(From left) Mount Vernon residents Janice Doe, Wilda Armstrong, Dorothy Heil and Nancy Noel congratulate scholarship winner Brittney Arsenov.
Photo by Tim Peterson.
In 2011, Mount Vernon resident Dr. Glenn B. Fatzinger and his daughter Jennifer created a pair of scholarships to memorialize their wife and mother Harriet H. Fatzinger. Harriet was an elder and chair of the Congregational Care Council at Mount Vernon Presbyterian Church, where she helped co-founded a regular Friday-night fellowship program called Agape Reservoir that continues to serve individuals with special needs in the Mount Vernon Area.
“She wanted to help those less fortunate; we wanted to do something as a long-term legacy,” said Dr. Fatzinger, speaking at the Fort Belvoir Officers’ Club on March 11. The Northern Virginia Community College Educational Foundation sponsored the luncheon and administers the scholarships being awarded to Nova nursing students that day. Harriet Fatzinger was a 1973 graduate of the Nova nursing program.
“You may end up seeing that person in the doctor’s office one day,” said Fatzinger, who is on the faculty at Nova and Marymount University.
This year, the pair of scholarships were given to Brittney Arsenov and Andrea Balbuena, both of whom are involved with nursing programs at Nova and plan to continue with Masters and RN to BSN programs after graduating.
Guest speaker Dr. Anne Loochtan recently joined the Northern Virginia Community College Medical Education Campus in Springfield as provost. She said that of the 23 community colleges in Virginia, Nova’s 6 campuses and 78,000 students account for 28 percent of the state’s community college enrollment this spring.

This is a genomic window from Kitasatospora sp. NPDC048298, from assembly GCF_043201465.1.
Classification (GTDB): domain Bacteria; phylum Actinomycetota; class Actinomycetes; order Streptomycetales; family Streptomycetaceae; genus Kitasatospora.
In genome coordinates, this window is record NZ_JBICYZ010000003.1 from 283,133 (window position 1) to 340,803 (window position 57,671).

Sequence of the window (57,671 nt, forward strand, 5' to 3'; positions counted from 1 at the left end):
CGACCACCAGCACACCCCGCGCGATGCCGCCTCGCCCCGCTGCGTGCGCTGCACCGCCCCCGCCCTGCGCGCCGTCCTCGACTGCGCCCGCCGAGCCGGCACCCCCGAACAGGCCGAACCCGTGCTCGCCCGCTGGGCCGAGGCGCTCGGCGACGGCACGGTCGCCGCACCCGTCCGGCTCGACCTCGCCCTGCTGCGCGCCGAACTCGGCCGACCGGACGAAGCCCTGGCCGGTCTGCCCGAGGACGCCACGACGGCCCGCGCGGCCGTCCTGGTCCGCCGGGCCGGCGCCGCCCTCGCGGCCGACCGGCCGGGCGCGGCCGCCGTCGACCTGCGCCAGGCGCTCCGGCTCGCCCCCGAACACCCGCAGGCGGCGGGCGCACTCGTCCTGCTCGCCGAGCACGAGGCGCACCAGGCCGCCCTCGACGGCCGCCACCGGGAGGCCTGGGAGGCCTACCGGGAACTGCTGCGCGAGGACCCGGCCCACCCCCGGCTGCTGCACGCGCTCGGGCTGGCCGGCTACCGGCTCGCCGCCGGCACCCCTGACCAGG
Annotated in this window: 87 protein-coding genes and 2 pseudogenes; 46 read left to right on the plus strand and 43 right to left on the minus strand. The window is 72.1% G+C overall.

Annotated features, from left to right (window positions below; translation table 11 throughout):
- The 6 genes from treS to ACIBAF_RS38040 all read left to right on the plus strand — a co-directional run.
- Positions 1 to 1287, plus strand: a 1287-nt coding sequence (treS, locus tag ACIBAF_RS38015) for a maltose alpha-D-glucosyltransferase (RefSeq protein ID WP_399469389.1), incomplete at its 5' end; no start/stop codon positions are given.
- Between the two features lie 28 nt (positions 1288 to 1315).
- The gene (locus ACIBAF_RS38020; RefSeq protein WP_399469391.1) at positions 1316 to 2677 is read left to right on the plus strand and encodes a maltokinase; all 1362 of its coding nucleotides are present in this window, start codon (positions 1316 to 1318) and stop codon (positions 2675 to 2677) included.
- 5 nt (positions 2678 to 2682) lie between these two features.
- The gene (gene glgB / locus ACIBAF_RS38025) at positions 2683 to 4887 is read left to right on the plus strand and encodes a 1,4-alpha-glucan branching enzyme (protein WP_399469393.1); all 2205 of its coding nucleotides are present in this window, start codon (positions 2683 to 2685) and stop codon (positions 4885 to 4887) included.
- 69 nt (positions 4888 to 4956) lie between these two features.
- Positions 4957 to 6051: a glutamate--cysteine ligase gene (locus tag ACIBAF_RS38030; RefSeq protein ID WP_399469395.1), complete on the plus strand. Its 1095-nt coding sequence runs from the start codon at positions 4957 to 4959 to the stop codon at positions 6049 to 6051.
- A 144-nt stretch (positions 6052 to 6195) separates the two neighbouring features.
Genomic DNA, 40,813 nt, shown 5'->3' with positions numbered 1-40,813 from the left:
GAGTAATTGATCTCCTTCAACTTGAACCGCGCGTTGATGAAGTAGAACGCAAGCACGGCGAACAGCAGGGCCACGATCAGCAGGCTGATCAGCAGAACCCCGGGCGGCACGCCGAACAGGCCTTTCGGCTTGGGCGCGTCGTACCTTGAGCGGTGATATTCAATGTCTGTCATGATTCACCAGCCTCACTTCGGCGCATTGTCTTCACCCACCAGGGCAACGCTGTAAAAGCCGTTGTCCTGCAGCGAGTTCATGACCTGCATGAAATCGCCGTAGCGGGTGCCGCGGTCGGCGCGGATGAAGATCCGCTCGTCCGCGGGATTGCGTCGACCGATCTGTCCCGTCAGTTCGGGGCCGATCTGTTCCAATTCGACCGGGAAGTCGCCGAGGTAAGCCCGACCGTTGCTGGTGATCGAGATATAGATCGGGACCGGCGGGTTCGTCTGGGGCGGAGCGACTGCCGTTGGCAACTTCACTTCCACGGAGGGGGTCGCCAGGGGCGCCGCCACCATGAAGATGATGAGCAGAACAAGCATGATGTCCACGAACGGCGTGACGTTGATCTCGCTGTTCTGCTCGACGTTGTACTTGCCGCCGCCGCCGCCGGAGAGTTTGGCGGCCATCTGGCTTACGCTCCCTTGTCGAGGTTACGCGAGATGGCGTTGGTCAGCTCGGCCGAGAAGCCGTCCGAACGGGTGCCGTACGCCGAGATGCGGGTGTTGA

“For many of our students, they’re the first in their family to attend college,” said Loochtan. “We’re truly the melting pot of the college system. We have a place for just about everyone.”
One example is Annandale High School graduate and scholarship winner Balbuena, whose parents are from Peru; she’ll be the first in her family to complete a college education.
Balbuena had financial aid for tuition up until this year, when she lost her eligibility. The scholarship will allow her to finish her program and follow her plan to pursue a Registered Nurse to Bachelor of Science in Nursing program after graduating.
Loochtan commented that Nova students at the medical campus take the same credentialing exams as students at 4-year universities and compete for the same entry-level positions.
These scholarships could be the lifeline for low-income students, Loochtan continued, that it’s “not uncommon to serve students who are homeless” and sometimes living in tents outside buildings on campus.
For Arsenov, the scholarship will help cover at least one and a half semesters of her program at Nova. She hopes to attend The George Washington University after graduating for a Masters degree.
Arsenov and her husband Pavel share a house in Ashburn with a few other residents to cut down on living costs. “Having someone recognize my efforts, how hard I’ve worked,” said Arsenov, “I couldn’t believe it. There’s huge security with this help.”
Sustaining the cost of living in northern Virginia plus educational expenses and studying has been “a family endeavor,” said Arsenov’s husband. “We’ve had to put social life on the backburner.”